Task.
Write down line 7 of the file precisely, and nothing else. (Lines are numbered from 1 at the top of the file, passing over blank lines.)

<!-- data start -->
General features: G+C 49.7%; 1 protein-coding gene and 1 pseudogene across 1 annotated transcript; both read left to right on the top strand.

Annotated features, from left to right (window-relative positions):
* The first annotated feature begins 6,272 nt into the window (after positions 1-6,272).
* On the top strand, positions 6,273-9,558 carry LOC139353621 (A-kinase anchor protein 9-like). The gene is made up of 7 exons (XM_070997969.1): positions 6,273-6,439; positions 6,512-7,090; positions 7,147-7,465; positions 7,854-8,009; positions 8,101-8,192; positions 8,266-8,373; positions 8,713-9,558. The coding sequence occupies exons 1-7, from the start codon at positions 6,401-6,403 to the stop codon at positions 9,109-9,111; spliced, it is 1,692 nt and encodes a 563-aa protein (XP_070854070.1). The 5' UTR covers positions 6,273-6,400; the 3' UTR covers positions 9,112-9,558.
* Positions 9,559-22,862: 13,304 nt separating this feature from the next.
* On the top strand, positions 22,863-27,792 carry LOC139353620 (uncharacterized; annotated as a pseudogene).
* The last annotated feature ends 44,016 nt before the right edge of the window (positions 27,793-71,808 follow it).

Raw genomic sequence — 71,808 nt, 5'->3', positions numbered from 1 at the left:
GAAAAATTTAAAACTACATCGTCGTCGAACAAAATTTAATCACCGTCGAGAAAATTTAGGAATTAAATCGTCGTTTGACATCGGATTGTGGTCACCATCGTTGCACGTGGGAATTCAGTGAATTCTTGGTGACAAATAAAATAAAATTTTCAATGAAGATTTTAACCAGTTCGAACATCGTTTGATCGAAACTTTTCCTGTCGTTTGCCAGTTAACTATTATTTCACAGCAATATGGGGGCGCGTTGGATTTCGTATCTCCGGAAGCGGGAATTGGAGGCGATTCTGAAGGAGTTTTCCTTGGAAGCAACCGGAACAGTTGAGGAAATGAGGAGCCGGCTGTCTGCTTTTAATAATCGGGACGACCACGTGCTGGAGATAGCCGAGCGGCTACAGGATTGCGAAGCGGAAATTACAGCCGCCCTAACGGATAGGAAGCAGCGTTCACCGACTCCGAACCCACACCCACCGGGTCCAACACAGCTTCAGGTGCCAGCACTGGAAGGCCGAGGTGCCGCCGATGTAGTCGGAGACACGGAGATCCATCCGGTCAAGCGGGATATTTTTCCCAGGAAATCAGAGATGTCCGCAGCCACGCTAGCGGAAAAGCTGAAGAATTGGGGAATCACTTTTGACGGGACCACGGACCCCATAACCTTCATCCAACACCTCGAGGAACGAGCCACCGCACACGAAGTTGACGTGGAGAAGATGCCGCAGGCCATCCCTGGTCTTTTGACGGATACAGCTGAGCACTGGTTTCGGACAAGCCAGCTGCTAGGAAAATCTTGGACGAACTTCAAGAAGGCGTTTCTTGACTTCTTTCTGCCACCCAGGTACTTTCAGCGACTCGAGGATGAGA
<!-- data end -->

* The last annotated feature ends 44,016 nt before the right edge of the window (positions 27,793-71,808 follow it).